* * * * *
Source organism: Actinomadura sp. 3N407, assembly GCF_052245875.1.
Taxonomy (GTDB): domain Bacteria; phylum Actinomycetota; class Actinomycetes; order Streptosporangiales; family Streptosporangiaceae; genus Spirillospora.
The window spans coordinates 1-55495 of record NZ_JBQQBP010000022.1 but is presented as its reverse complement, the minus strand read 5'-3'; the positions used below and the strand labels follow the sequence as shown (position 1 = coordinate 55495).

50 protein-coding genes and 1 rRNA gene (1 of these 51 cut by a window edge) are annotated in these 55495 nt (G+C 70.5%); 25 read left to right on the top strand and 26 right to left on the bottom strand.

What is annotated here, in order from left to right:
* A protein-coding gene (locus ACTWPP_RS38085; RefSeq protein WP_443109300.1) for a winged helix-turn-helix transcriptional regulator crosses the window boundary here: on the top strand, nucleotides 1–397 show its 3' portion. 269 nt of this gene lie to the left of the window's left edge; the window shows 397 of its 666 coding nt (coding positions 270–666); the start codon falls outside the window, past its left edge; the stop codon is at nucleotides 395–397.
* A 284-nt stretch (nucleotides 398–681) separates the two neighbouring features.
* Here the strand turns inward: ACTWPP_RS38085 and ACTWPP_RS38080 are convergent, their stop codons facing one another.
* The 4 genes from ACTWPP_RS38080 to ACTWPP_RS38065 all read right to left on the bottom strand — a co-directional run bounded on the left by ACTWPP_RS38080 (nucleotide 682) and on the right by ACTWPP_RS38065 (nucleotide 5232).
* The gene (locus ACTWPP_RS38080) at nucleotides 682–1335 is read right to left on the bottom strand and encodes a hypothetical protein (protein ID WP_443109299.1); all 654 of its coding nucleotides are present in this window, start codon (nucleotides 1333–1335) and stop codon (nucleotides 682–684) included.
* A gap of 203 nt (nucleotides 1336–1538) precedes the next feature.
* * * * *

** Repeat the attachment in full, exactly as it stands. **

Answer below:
Source organism: Actinomadura sp. 3N407, assembly GCF_052245875.1.
Taxonomy (GTDB): domain Bacteria; phylum Actinomycetota; class Actinomycetes; order Streptosporangiales; family Streptosporangiaceae; genus Spirillospora.
The window spans coordinates 1-55495 of record NZ_JBQQBP010000022.1 but is presented as its reverse complement, the minus strand read 5'-3'; the positions used below and the strand labels follow the sequence as shown (position 1 = coordinate 55495).

50 protein-coding genes and 1 rRNA gene (1 of these 51 cut by a window edge) are annotated in these 55495 nt (G+C 70.5%); 25 read left to right on the top strand and 26 right to left on the bottom strand.

What is annotated here, in order from left to right:
* A protein-coding gene (locus ACTWPP_RS38085; RefSeq protein WP_443109300.1) for a winged helix-turn-helix transcriptional regulator crosses the window boundary here: on the top strand, nucleotides 1–397 show its 3' portion. 269 nt of this gene lie to the left of the window's left edge; the window shows 397 of its 666 coding nt (coding positions 270–666); the start codon falls outside the window, past its left edge; the stop codon is at nucleotides 395–397.
* A 284-nt stretch (nucleotides 398–681) separates the two neighbouring features.
* Here the strand turns inward: ACTWPP_RS38085 and ACTWPP_RS38080 are convergent, their stop codons facing one another.
* The 4 genes from ACTWPP_RS38080 to ACTWPP_RS38065 all read right to left on the bottom strand — a co-directional run bounded on the left by ACTWPP_RS38080 (nucleotide 682) and on the right by ACTWPP_RS38065 (nucleotide 5232).
* The gene (locus ACTWPP_RS38080) at nucleotides 682–1335 is read right to left on the bottom strand and encodes a hypothetical protein (protein ID WP_443109299.1); all 654 of its coding nucleotides are present in this window, start codon (nucleotides 1333–1335) and stop codon (nucleotides 682–684) included.
* A gap of 203 nt (nucleotides 1336–1538) precedes the next feature.